During Wen’s subsequent visit to Indonesia, China offered multibillion-dollar loans and $10 billion worth of business contracts to Indonesia which is Southeast Asia's largest economy. Bilateral trade volume between China and Indonesia reached $42.7 billion in 2010. The offers include a $1 billion preferential buyer's credit – the largest that Beijing has ever given to a foreign country, as well as $8 billion worth of financing contracts for investors in Indonesia's much-needed infrastructure projects and major industries. Wen has said that China will provide 1 billion Yuan to start a fund for the program for tangible cooperation ranging from maritime security and research to resources exploitation and disaster prevention. China has no territorial disputes with Indonesia in the South China Sea but the two sides still have maritime rights and interests to be settled. The agreements came two days after China and Indonesia set up a joint oceanic observation station in Padang, the capital of Indonesia's West Sumatra province, the first time for China to jointly establish an overseas observation station with a foreign country.

    It is clear that these two visits are intended to allay fears about China’s intentions in Southeast Asia, particularly after the debate over the South China Sea disputes last year.


    29 Apr 2011
    Coinciding with the BRICS Summit recently held in Sanya, China also organized the Bo’ao Forum for Asia (BFA) on 14 Apr 2011. The theme of this year's BFA annual conference was “Inclusive Development: Common Agenda and New Challenges”.16 The BFA is a non-government non-profit international organization for global political, business and academic leaders and aims at pushing forward economic cooperation in Asia, and providing intellectual support for the region's sustainable development. It was founded by 28 nations in 2001 and is modelled on the World Economic Forum, Davos. This year’s meet marked the tenth anniversary of the BFA. More than 2,000 political and business leaders, scholars and media celebrities discussed a wide range of topics such as how to achieve inclusive growth and Asia's way to avoid the middle income trap. China has been in the forefront of promoting BFA. In his address, the Chinese President Hu Jintao spoke of the need for multi-polarity and economic globalisation with Asian integration. Asian countries should work united for development, stability, harmony and good neighbourly relations while respecting the diversity of civilisations, he said.17 The Chinese President also proposed a new security concept for Asian countries based on cooperation, coordination, mutual understanding, trust, scientific & technological innovation and a focus towards green economy. The bigger and richer countries could help the smaller and weaker ones in this process, he said. Other attendees included the Russian President Dmitry Medvedev, Brazilian President Dilma Rousseff, South African President Jacob Zuma, Republic of Korea (ROK) Prime Minister Kim Hwang-sik, Spanish Prime Minister Jose Zapatero, Ukrainian Prime Minister Mikola Azarov and New Zealand Deputy Prime Minister and Minister of Finance Bill English.



    27 Apr 2011
    China would build a 60-ton space station made up of three capsules. This plan was unveiled on 25 April 2011 by the China Manned Space Engineering Office which is in charge of the Chinese manned space program.18 According to reports, the 18.1-meter-long core module, with a maximum diameter of 4.2 meters and a launch weight of 20 to 22 tons, will be launched first. The two experiment modules will then blast off to dock with the core module. Each laboratory module is 14.4 meters long, with the same maximum diameter and launch weight of the core module. Compared to the International Space Station (419 tons), and Russia's Mir Space Station (137 tons) which served between 1996 and 2001, the planned Chinese space station is certainly much smaller. If successful this would be only the third multi-module space station ever built.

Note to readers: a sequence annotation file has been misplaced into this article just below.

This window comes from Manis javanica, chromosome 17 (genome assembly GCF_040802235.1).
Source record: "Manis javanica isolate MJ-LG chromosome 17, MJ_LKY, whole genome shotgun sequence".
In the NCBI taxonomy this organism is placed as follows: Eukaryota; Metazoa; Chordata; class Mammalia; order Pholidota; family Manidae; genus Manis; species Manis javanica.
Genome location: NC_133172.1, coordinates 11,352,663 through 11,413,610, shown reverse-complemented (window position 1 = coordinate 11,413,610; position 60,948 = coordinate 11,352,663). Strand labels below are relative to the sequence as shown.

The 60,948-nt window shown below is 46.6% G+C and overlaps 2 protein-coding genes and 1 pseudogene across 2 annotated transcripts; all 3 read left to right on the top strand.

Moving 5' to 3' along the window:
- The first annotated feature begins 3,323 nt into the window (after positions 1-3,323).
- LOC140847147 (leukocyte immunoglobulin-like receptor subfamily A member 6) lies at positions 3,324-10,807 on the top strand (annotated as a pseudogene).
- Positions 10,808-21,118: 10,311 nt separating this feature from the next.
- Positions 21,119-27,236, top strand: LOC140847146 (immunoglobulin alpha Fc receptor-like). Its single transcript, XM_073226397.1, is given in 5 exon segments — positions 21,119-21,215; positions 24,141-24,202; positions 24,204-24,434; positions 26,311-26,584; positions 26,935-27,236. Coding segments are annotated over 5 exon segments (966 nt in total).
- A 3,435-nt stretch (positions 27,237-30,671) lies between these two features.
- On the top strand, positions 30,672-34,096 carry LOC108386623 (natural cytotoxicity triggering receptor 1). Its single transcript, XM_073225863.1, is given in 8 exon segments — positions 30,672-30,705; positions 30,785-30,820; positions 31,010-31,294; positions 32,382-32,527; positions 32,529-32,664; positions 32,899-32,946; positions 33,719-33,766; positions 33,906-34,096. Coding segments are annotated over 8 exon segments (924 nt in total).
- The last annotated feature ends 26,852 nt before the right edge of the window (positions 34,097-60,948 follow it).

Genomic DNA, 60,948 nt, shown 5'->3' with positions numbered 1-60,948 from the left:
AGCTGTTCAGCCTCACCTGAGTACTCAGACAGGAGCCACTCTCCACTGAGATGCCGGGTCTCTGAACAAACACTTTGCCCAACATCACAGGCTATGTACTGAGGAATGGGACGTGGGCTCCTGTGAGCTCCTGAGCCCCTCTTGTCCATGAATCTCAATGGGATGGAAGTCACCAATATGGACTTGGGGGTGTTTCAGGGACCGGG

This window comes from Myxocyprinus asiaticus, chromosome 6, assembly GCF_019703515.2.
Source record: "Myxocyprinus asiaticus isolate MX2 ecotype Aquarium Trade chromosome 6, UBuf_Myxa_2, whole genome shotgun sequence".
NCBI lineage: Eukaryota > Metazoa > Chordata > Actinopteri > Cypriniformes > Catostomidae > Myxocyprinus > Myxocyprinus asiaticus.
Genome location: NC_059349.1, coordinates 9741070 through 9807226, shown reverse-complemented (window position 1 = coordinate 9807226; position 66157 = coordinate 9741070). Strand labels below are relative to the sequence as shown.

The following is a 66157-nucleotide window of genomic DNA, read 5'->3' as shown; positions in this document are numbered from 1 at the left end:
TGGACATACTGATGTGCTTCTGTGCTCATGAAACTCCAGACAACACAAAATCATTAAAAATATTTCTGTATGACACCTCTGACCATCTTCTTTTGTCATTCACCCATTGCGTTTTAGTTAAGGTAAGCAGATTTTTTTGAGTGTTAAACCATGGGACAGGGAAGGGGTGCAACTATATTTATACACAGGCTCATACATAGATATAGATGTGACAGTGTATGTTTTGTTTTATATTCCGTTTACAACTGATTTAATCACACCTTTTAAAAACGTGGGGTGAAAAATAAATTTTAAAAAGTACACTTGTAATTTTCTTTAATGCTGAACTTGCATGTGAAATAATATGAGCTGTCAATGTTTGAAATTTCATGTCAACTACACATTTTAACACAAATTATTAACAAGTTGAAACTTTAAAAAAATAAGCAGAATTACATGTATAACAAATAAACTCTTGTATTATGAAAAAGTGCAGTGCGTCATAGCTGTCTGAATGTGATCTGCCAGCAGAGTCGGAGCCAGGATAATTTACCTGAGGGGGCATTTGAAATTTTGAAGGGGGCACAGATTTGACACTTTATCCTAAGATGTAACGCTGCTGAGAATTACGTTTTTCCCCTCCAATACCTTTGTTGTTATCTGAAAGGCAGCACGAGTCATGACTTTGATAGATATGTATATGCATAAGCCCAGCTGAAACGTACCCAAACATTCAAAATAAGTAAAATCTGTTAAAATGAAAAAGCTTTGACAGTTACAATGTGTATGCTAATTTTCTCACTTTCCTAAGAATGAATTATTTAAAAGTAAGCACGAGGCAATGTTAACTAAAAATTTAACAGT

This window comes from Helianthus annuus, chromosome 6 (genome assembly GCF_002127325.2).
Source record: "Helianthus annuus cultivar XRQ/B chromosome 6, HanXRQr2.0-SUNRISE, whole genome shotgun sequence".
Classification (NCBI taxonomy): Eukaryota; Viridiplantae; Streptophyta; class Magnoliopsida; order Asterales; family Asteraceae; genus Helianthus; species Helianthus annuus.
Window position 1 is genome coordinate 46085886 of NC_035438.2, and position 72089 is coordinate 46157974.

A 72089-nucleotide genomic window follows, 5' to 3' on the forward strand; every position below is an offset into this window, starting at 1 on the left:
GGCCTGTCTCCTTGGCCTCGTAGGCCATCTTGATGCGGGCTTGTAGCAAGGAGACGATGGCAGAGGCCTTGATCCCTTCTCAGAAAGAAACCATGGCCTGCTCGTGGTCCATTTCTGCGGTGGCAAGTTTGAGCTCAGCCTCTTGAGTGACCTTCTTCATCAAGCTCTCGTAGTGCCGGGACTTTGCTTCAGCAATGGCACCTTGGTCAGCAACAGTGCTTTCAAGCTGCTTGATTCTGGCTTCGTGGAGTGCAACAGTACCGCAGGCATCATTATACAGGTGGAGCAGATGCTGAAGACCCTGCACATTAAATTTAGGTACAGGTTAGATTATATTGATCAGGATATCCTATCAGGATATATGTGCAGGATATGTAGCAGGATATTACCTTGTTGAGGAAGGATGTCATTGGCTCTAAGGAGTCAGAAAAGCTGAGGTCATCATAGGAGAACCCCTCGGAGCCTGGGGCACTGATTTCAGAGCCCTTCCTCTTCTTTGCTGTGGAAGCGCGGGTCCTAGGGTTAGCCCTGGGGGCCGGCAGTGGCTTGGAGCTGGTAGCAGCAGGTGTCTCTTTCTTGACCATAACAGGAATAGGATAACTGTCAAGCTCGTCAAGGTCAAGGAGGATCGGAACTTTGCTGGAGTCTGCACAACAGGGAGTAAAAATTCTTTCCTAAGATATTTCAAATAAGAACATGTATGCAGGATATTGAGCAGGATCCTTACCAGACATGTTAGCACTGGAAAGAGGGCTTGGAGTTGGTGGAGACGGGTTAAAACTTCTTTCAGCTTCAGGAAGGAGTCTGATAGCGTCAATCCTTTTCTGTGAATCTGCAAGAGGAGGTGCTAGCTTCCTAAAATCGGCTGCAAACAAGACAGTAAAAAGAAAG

It was also announced that China will develop a cargo spaceship to transport supplies and lab facilities to the above mentioned space station. This cargo spaceship would have a maximum diameter of 3.35 meters and a launch weight of less than 13 tons. This is the first time that an official confirmation for the development of a cargo spaceship has been made. This development was seen by China as essential for long term space missions. In an effort to popularize China's space programme authorities have also asked the public to get involved by suggesting names for the space station, due to be completed around 2020. Clearly, China remains committed to its space endeavours and is attempting to generate public backing for the same. This contrasts sharply with the budgetary cuts faced by the United States' NASA in recent times.



    25 Apr 2011
    On 22 April 2011, China Daily reported that new nuclear power projects in China may be approved when a nuclear safety plan is issued possibly in August this year.19 In the aftermath of the Japanese tsunami and nuclear crisis, China’s State Council on 16 March 11 had suspended approval for new plants pending a safety review. According to the China Electricity Council, the country had a total of 10.82 gigawatts (GW) of nuclear capacity at the end of 2010. China's revised nuclear capacity was expected to reach 86 GW before Japan's nuclear crisis. Zhou Dadi, Director of China’s Energy Research Institute, has reportedly stated that China can be expected to add 12 GW of nuclear capacity annually in the near term and is expected to boast of 70 to 80 GW by 2020. Although questions over the safety of its nuclear power plants continue, China’s resolution to develop nuclear power appears to be unshaken by the situation in Japan.